Saturday, May 21, 2011
The Reatards 'Teenage Hate & F*ck Elvis' DBL LP
Here we have the Reatards' first album reissued by Goner Records, thirteen years on from its original release. These 39 tracks chronicle how Jimmy Lee Lindsey Jr., a/k/a Jay Reatard, started his music career in his early teens. This expanded reissue contains Teenage Hate and Fuck Elvis Here's the Reatards in their entirety, the latter of which has Greg Cartwright (Oblivians, Reigning Sound, etc.) drumming in an early incarnation of the band. With original liner notes penned by Jay himself, photos, and four-track recordings taken from cassettes that now go on eBay for sums of money that would make Bill Gates wince, it's safe to say the gang down in Memphis have truly outdone themselves.
Jay Reatard released work with a warts-and-all attitude, unabashedly laying bare his processes and committing every idea he possibly could to record. Jay's work is so well documented that the tenacity in his songwriting can clearly be traced from final recordings released on Matador, back through Lost Sounds, Angry Angels, Final Solutions and pinpointed to the beginning, the Reatards' Teenage Hate. Hot off the blocks following the head-spinning opener "I'm So Gone" is "Stayce" (some may already be familiar with this track as it is featured on another Reatards album, Bedroom Disasters), and it is striking to hear how much Jay sounded like the Adverts, considering he didn't know about them until after recording Blood Visions almost a decade later. Sure, you can hear a love for the Oblivians and Wipers throughout, as this goes back to Jay not being shy about revealing his methods. Covers of Buddy Holly, the Beatles and Lil' Bunnies on this reissue go further to show what informed the Reatards' sound.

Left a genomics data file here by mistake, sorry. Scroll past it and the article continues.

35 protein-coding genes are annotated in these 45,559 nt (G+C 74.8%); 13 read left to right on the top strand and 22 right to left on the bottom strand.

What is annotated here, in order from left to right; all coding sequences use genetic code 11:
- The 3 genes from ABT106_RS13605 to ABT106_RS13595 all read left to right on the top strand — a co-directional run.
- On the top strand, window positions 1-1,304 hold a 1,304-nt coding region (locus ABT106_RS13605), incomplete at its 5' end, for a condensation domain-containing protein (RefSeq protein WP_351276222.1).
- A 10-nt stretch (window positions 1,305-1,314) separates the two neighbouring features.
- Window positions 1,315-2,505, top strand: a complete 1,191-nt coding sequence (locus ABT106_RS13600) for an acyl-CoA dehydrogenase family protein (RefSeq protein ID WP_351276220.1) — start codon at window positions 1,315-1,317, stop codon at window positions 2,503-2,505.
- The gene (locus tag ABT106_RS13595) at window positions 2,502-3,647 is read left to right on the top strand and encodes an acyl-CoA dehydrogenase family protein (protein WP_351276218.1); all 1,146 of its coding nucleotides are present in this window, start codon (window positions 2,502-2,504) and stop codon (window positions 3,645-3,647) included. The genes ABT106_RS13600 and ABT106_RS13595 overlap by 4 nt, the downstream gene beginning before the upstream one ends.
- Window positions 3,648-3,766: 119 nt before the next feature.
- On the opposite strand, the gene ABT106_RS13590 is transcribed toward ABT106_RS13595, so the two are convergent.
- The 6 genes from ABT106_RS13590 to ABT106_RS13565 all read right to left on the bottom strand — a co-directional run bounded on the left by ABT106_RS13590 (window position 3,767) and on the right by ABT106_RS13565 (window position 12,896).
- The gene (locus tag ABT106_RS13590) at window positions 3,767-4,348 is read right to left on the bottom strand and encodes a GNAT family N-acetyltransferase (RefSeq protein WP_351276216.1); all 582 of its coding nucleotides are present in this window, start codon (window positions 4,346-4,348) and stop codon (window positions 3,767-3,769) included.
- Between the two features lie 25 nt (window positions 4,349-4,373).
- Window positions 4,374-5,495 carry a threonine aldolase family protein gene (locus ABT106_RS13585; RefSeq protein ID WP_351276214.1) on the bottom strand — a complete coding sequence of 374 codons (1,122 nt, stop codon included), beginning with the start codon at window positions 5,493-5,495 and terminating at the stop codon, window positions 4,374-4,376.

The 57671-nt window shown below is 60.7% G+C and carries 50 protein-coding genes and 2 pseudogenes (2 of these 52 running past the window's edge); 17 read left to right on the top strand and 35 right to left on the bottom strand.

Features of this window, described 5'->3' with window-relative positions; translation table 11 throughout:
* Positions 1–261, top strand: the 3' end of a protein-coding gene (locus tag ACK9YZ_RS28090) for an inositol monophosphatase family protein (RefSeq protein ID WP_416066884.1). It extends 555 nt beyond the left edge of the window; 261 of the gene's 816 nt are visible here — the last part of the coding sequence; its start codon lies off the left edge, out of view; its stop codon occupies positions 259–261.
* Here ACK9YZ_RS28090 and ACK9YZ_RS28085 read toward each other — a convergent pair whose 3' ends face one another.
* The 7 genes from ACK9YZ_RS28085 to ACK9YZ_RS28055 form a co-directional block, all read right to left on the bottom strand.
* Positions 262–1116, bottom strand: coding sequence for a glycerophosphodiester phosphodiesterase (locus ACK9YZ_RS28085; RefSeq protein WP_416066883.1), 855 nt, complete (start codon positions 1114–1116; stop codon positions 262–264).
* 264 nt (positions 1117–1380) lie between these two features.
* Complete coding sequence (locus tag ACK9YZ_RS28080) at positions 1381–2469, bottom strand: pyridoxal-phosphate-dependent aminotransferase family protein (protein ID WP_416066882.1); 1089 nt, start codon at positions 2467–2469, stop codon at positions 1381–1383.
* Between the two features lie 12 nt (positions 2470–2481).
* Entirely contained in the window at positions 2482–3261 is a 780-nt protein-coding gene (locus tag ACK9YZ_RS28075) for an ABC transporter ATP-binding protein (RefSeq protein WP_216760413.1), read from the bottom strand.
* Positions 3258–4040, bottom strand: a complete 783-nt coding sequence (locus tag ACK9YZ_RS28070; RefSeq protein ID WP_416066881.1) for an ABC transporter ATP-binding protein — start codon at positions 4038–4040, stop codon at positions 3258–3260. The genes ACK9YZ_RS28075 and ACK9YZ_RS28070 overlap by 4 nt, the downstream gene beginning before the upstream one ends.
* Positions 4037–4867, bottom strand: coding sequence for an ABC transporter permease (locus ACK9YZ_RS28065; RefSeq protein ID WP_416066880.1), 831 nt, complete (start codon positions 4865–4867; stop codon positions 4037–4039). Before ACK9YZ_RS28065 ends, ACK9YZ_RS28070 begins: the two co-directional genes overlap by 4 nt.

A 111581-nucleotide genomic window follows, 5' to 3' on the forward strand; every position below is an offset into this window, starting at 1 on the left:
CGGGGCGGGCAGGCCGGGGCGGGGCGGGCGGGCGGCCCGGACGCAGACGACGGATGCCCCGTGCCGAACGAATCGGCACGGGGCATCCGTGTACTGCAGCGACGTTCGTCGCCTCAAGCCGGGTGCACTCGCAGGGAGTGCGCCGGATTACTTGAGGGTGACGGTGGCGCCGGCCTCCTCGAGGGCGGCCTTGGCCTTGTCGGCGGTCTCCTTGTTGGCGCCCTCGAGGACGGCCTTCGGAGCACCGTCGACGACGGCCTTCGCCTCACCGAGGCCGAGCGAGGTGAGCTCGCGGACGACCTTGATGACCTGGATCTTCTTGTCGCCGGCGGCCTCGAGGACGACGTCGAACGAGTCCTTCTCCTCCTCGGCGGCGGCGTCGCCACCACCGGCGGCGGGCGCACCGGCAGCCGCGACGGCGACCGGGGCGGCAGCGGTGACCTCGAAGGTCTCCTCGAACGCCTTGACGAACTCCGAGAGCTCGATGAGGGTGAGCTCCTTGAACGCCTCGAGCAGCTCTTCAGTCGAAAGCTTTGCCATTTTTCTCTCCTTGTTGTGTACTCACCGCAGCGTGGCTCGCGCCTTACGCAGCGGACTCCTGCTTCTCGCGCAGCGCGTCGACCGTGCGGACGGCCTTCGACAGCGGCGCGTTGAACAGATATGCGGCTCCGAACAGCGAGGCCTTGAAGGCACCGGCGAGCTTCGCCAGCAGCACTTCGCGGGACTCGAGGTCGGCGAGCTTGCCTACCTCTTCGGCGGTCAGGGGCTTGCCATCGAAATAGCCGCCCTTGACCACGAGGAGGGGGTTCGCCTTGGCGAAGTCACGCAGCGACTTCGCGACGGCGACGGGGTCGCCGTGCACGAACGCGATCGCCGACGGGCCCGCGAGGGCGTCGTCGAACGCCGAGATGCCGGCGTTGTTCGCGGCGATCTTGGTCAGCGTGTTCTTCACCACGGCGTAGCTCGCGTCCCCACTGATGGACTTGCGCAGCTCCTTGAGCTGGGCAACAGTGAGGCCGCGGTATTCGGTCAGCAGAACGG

For the uninitiated, don't be surprised to hear even rougher, snottier recordings than Jay's still ballistic later work. Amphetamine-driven riffs pummel their way through the tracks apace with vocals that bite, snarl and grunt. Attention-flipping songs about being pissed off, bored and horny are composed with metronomic rhythms and crunchy forthright guitars delivered with a bad attitude that makes you want to go and knock stuff over for no reason -- just listen to "Out of My Head, Into My Bed" to see what I mean! The Reatards made music a more exciting place to lose your mind. These songs help paint a picture of how a kid who used to bang on empty paint buckets in his mum's house grew into a prolific artist. This reissue attests that although Jay is gone, he will never be forgotten.
(written for edited by Other Music)
Go show Goner some love!
Jay Reatard w/Greg Cartwright, rare unseen footage
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